Four Things You Must Do to Excel in the Interview

 

Interviewing well is a matter of preparing well and practicing to achieve proficiency.  The hiring manager or HR manager will initially assess candidates based on their ability and knowledge. After that, the ability to fit in the company culture and get along with other team members is equally important.  The interviewer is carefully scrutinizing each candidate’s behavior during phone and face-to-face interviews.  An experienced interviewer has the instincts to sense when a candidate is a match.

 

Beyond meticulous preparation and practicing your interview skills, there are four things that you must do to excel in the job interview. 

 

Foster Trust & Credibility

When you are interviewing, make every effort to be gracious and considerate. Arrive on time, express your appreciation for the opportunity and dress professionally. Performing research about the company and the job opportunity shows that you are serious about the interview.  These are simple ways that you can foster trust and credibility. 


Build Rapport

The first step to build rapport with another person is good eye contact and a firm (not finger-numbing) handshake.  Follow the lead of the interviewer.  Wait to sit until the interview is seated or asks you to be seated. Model your behavior to match the interviewers.  If the interviewer has a rapid speech cadence, keep up.  Soon you will have a comfortable rhythm in your conversation. Don’t take the behavior matching to the point of mimicry.  Simply do your part to create a pleasant rapport in which information is easily exchanged.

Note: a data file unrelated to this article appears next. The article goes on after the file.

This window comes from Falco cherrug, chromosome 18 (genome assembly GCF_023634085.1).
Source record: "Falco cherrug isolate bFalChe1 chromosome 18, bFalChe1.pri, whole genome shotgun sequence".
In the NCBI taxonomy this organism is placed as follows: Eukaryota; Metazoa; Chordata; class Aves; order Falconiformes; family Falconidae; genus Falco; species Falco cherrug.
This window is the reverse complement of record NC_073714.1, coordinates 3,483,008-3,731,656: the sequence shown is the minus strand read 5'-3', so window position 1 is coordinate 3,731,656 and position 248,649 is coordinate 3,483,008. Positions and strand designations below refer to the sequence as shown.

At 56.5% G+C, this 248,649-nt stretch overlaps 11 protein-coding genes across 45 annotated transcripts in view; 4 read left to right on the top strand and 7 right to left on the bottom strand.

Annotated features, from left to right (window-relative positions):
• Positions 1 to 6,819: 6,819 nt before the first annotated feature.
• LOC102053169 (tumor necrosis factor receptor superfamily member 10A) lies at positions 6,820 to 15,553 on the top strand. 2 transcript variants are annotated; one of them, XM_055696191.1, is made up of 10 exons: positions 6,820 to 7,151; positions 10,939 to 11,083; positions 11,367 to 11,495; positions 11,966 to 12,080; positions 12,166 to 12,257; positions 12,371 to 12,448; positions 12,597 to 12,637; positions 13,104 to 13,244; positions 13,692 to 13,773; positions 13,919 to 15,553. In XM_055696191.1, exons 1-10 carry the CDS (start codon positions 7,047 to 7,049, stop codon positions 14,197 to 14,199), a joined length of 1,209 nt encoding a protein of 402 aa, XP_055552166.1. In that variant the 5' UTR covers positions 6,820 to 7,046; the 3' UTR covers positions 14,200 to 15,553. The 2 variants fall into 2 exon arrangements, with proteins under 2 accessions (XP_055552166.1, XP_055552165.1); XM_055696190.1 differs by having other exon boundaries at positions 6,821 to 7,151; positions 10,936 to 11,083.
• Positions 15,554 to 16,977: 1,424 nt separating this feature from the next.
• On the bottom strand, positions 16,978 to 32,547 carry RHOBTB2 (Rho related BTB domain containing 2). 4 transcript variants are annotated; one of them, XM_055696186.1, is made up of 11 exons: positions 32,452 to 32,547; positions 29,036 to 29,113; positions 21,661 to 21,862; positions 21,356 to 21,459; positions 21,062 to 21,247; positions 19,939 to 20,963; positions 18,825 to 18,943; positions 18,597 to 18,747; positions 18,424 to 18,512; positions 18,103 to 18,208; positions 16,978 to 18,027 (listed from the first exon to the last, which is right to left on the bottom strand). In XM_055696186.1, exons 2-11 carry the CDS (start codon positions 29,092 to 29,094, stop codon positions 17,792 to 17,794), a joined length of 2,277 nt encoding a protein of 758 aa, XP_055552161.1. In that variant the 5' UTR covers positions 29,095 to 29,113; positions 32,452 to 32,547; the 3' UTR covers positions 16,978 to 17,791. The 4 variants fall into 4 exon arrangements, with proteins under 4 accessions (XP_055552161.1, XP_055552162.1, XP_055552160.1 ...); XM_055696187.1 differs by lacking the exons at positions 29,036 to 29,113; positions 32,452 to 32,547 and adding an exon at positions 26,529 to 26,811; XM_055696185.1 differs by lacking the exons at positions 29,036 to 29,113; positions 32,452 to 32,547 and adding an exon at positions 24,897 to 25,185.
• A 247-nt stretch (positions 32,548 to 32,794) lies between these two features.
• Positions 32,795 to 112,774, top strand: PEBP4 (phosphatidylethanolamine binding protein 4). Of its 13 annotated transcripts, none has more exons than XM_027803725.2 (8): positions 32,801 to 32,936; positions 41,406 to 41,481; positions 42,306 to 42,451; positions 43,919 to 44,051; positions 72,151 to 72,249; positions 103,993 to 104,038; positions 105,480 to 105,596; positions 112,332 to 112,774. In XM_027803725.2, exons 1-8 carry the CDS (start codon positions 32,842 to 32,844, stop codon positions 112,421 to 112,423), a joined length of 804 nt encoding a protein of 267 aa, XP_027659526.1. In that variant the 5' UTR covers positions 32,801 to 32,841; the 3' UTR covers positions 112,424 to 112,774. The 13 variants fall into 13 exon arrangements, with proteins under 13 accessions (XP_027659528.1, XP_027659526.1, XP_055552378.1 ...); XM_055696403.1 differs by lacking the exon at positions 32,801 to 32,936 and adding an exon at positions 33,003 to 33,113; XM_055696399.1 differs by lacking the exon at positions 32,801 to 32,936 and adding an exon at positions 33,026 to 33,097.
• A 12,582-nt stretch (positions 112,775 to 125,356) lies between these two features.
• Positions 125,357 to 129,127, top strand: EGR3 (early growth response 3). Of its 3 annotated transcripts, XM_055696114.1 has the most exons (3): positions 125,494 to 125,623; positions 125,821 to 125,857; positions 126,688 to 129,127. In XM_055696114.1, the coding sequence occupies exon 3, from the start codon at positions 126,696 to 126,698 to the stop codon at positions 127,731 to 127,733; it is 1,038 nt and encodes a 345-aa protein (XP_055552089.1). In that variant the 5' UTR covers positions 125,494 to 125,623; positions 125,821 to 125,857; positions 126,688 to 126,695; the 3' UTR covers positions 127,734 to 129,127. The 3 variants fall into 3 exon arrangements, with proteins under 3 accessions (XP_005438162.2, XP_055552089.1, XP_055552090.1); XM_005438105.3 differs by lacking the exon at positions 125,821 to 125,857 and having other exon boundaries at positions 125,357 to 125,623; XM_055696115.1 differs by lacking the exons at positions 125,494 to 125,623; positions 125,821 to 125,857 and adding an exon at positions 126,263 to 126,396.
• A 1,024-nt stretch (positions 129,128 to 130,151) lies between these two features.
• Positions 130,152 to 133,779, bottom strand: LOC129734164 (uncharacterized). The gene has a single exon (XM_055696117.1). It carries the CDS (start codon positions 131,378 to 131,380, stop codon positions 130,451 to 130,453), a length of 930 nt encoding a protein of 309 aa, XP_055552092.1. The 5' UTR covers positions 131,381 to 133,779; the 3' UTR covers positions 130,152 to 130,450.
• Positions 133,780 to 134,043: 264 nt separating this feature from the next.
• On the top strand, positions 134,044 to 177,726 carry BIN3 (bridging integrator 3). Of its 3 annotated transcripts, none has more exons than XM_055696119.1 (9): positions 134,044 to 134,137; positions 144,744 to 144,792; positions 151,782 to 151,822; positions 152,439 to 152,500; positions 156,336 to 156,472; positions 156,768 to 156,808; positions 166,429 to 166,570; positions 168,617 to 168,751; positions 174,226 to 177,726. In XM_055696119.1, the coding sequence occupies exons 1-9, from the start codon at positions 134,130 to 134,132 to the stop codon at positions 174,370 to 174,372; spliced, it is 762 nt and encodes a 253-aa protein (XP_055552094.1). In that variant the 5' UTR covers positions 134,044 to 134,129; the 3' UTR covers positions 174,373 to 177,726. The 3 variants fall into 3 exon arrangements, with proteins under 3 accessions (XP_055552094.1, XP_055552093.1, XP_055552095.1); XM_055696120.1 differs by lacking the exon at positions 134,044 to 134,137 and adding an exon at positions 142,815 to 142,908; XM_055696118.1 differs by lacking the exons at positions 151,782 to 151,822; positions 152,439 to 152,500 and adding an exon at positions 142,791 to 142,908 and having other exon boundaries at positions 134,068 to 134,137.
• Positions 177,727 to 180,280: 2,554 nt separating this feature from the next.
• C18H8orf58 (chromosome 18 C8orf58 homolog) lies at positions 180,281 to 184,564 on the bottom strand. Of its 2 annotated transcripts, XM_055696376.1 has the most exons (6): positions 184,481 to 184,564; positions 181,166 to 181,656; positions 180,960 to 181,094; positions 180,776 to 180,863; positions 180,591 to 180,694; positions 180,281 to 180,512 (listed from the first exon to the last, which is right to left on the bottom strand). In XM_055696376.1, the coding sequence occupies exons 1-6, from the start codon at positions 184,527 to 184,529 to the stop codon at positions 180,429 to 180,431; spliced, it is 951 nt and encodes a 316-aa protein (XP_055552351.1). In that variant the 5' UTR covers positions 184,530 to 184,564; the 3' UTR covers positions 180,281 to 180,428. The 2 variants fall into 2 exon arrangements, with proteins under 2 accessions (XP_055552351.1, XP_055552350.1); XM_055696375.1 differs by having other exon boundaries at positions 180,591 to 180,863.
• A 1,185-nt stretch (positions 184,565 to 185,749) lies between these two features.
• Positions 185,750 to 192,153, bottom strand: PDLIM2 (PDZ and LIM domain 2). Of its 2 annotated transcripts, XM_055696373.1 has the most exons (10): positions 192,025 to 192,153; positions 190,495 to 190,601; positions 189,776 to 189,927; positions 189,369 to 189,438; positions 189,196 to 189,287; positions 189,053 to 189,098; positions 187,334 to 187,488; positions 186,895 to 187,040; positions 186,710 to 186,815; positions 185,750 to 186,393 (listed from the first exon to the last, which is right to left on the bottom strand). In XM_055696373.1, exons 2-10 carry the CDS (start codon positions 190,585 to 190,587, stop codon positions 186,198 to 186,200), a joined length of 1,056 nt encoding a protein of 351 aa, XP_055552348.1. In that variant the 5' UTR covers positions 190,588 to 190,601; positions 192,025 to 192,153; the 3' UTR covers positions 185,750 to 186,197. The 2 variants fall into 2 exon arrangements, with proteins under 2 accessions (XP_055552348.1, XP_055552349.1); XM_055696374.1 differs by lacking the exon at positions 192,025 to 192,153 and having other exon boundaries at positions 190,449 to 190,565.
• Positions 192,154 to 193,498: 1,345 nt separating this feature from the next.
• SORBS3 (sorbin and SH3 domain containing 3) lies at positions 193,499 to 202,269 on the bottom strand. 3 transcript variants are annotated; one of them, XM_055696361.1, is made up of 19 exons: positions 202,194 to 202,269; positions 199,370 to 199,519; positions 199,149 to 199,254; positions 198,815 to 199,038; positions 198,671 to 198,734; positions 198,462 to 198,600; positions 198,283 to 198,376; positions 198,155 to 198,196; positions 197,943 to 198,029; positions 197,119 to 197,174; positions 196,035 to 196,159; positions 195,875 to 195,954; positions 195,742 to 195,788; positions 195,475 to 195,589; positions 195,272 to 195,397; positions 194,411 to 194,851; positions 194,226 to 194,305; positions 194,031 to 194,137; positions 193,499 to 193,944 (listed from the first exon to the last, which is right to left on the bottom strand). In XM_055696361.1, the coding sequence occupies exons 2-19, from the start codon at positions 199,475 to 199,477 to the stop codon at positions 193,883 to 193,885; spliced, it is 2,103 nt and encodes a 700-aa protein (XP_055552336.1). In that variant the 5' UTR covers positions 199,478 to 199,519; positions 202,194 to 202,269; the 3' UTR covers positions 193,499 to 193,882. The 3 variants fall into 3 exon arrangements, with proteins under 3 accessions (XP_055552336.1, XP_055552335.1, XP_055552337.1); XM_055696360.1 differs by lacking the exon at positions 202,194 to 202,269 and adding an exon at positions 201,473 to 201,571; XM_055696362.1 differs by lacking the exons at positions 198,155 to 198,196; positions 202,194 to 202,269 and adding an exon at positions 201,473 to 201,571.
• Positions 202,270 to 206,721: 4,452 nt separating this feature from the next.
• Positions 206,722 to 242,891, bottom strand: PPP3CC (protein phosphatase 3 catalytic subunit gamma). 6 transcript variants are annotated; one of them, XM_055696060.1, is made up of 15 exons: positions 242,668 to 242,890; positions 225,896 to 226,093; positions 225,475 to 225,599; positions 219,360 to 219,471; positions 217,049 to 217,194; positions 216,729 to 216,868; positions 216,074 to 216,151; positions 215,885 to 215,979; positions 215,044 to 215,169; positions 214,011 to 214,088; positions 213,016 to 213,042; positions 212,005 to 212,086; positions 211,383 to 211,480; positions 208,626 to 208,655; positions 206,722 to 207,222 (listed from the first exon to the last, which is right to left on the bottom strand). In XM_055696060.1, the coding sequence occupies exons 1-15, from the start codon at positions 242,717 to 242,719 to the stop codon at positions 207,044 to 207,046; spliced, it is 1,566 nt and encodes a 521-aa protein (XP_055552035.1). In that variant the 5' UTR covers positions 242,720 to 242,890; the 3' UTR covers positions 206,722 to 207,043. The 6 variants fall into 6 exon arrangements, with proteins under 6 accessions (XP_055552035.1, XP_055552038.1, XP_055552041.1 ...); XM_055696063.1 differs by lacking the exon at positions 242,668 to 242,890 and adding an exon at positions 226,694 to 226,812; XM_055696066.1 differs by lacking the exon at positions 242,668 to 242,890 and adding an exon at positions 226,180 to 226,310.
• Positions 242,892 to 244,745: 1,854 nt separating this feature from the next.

Stay Focused and On Point

Have you ever experienced a conversation in which the other person is frequently checking their phone or looking at their watch? This gives you a clear message that the person has a serious problem staying focused or they have no interest in your conversation. Dismiss all distractions and stay in the moment. For some it helps to job short notes while staying engaged in the conversation. Interviewers find note-taking acceptable. Avoid the trap of thinking about what you wish to say next. Instead, focus intently on what the interviewer is saying and speak after the interviewer has completed the statement or question. Focus and intentional listening requires discipline.  If this is a weak area for you, practice until it is a strong area.

 

Communicate Your Value

The first three items are mostly about not failing the interview due to poor social and communication skills.  This item is about selling yourself.  To communicate your value, you must first know your value relative to the hiring employer’s needs.  Create interview talking points.  Commit to sharing these points to demonstrate that you are an ideal candidate for the job.  If you need help crafting talking points, talk to your resume writer about creating an interview talking points document or a more comprehensive interview prep program.

 

The Bottom Line

When you arrive at the interview, take the attitude that this is your job to lose.  Well-honed interpersonal skills and attention to details are helpful. Follow the above four basic elements to make a positive impression and to prove yourself as a match during your next interview.